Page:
1. He has a plan
Nick Saban is more Walter White than Satan: Logical, calculating, and obsessed with minute details on a higher level than any other. His product is nearly flawless, and fixing the few flaws that do appear consume him far more than the success. He is a master of his system, and any attempt to play against him within that system is doomed.
There have been times though, when opponents have refused to work within that system. It started with Les Miles, zigging where Saban expected him to zag. Miles' Tigers defeated the Crimson Tide in 2010, and did it again in the 2011 regular season. Saban solved that equation in the 2011 BCS National Championship Game, then again in 2012. Miles may not react as Saban would, but Saban understands Miles as well as anyone can understand him.
Johnny Manziel and Kevin Sumlin are the next variables to be made constants. In last year's loss to A&M, Manziel scrambled his way to 92 yards rushing and extended plays long enough to rack up 253 yards and two touchdowns through the air. But by the second half, Saban had begun the adjustments needed to contain Manziel and the Aggie offense. And Saban's plan Saturday -- contain Manziel and make him a pocket passer, as much as possible -- both acknowledges his ability to shake the system and works directly to constrain it. He's not the first to try this, but he's the best at working on the detals of how it will be done. This is how Nick Saban works and, when successful, how Alabama wins.
2. He doesn't care much for questions.
Saban's responses this week, when asked about allegations that former Tide offensive lineman D.J. Fluker took improper benefits, were both angry and hilarious:
He's not an administrator. He's not a public relations agent. He's a football coach, and this is taking him away from coaching football. If you're not interested in that, or in this week's game, he has nothing more to say.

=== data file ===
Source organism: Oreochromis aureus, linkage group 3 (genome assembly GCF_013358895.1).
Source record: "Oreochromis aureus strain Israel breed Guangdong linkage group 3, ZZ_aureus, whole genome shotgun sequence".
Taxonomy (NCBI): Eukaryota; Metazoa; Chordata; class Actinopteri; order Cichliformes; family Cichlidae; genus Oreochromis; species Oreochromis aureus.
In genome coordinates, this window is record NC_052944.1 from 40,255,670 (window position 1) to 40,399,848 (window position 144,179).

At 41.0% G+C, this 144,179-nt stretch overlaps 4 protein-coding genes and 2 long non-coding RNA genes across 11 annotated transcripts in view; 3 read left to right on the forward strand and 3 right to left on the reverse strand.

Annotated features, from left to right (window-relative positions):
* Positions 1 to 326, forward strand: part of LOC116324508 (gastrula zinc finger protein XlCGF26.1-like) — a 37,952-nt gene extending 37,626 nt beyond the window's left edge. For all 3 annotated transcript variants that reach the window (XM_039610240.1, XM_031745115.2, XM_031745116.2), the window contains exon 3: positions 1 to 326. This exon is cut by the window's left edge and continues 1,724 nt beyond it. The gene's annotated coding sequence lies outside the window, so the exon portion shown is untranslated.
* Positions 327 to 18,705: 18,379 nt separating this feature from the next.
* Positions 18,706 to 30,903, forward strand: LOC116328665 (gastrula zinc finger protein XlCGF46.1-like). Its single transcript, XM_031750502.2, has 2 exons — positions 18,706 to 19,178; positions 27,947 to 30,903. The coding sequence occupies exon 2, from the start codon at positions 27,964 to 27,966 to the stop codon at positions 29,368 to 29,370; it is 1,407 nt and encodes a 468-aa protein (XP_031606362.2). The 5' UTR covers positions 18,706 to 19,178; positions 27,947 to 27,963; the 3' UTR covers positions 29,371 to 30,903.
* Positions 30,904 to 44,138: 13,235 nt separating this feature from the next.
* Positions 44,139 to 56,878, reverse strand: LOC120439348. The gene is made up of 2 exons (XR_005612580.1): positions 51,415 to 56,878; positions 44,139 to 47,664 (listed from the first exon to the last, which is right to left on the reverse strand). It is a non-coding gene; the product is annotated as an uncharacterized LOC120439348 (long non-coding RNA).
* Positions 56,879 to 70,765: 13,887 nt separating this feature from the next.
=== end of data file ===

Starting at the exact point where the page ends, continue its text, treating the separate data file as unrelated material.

3. He has a philosophical problem with Texas A&M
Saban does not hate his opponents, as that would place the result of the game over the process, would allow for joy to come with success. Saban does not look for revenge as much as he fixes imperfections, and once those flaws have been fixed, he moves on.
Saban does, however, have a dislike for A&M's style of play. He finds the Aggies' hurry-up offense and spread system a bastardization of the game and a threat to his players' safety:
"I think that's something that can be looked at. It's obviously created a tremendous advantage for the offense when teams are scoring 70 points and we're averaging 49.5 points a game. With people that do those kinds of things. More and more people are going to do it."
"I just think there's got to be some sense of fairness in terms of asking is this what we want football to be?"
If there is a revenge factor at play in today's Alabama-A&M game, it centers on this debate. It is not the first time that Saban has faced a hurry-up offense, and it certainly won't be the last. But Saban stands as one of the last great defenders of old-style, slow-paced football in a conference being invaded on all sides by hurry-up innovators. Saturday is Saban's chance to strike a blow for his side.